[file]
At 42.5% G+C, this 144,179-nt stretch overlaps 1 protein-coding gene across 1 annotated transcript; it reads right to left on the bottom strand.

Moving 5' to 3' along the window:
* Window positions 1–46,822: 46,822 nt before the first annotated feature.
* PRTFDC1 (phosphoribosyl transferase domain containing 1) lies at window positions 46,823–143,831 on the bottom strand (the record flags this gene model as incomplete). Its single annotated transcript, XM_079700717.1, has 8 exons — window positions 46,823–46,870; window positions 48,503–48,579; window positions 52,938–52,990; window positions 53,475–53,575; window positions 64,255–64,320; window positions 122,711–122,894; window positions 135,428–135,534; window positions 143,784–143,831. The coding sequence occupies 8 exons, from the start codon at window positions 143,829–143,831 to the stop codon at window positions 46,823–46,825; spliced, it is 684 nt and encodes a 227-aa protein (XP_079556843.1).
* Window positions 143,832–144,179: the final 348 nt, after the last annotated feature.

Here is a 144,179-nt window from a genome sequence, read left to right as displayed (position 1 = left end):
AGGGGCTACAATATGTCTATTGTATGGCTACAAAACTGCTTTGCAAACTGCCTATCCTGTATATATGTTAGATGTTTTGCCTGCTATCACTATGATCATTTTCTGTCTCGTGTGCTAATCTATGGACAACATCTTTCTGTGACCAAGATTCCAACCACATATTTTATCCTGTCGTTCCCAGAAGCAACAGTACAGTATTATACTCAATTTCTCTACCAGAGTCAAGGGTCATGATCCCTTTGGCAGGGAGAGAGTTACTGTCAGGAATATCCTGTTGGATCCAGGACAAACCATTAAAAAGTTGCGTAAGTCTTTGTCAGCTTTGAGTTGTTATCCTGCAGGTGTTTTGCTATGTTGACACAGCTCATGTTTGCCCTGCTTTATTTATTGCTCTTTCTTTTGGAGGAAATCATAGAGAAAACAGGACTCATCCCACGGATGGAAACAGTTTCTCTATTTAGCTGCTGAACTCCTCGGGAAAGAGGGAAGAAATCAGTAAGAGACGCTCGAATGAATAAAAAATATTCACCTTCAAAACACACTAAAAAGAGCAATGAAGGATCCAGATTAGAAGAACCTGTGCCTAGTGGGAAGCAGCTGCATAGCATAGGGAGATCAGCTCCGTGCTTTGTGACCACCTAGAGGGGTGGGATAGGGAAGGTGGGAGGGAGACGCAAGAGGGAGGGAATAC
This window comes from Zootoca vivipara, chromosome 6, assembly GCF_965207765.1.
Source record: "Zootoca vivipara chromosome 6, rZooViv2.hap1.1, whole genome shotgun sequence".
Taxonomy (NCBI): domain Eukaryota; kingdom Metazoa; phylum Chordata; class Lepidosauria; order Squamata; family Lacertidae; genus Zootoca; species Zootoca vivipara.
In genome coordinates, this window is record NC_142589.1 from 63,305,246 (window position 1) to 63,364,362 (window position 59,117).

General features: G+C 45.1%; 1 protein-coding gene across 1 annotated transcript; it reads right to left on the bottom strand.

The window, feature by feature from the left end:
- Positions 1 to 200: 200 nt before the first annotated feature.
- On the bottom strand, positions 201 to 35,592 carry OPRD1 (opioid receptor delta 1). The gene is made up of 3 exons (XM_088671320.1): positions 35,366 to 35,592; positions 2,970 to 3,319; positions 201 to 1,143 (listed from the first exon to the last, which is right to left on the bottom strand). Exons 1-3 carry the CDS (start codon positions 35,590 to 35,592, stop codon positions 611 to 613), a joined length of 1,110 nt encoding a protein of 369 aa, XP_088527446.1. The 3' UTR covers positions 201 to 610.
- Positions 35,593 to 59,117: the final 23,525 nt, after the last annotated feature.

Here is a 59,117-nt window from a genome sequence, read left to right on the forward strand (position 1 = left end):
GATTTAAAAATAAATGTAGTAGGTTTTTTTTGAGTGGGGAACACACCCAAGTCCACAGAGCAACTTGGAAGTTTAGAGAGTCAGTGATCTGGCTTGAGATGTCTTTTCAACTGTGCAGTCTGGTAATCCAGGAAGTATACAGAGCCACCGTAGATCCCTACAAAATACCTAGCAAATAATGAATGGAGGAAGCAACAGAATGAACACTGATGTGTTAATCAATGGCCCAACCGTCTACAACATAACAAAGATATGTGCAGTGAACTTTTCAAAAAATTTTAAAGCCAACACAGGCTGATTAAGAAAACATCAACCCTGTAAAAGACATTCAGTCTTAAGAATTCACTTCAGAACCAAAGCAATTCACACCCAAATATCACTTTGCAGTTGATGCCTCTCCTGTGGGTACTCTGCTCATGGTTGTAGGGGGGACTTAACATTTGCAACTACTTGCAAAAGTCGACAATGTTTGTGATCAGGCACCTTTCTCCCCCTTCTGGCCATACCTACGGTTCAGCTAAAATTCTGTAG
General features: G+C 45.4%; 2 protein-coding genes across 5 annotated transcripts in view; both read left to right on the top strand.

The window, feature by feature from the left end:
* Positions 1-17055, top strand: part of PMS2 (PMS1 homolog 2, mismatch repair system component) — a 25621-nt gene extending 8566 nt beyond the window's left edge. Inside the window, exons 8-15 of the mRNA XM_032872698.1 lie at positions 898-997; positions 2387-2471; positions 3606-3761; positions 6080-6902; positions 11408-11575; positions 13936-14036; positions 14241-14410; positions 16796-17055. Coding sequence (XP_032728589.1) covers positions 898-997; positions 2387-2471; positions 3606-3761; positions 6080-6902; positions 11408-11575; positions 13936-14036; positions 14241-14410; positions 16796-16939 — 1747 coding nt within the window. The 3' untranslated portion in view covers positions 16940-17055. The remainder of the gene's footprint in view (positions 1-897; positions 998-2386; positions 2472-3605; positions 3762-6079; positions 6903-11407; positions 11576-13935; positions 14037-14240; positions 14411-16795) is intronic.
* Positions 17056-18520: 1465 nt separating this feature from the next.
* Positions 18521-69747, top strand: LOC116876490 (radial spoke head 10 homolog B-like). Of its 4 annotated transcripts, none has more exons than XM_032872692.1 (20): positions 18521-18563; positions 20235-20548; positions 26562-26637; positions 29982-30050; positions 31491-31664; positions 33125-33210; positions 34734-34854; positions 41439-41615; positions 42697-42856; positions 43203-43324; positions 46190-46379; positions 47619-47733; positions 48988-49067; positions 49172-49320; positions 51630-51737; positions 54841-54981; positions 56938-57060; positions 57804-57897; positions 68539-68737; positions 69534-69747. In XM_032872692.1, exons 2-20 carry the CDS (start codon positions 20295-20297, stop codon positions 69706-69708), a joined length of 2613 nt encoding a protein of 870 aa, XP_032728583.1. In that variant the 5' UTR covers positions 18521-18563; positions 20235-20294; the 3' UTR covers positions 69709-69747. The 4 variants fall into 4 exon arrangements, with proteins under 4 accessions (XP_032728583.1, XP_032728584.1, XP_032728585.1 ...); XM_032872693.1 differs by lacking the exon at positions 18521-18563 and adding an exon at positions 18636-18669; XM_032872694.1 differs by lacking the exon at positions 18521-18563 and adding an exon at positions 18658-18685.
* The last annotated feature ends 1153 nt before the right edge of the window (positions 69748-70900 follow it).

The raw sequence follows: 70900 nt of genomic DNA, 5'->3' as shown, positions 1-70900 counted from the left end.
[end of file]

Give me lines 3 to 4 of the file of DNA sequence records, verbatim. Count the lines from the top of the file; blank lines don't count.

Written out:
* Window positions 1–46,822: 46,822 nt before the first annotated feature.
* PRTFDC1 (phosphoribosyl transferase domain containing 1) lies at window positions 46,823–143,831 on the bottom strand (the record flags this gene model as incomplete). Its single annotated transcript, XM_079700717.1, has 8 exons — window positions 46,823–46,870; window positions 48,503–48,579; window positions 52,938–52,990; window positions 53,475–53,575; window positions 64,255–64,320; window positions 122,711–122,894; window positions 135,428–135,534; window positions 143,784–143,831. The coding sequence occupies 8 exons, from the start codon at window positions 143,829–143,831 to the stop codon at window positions 46,823–46,825; spliced, it is 684 nt and encodes a 227-aa protein (XP_079556843.1).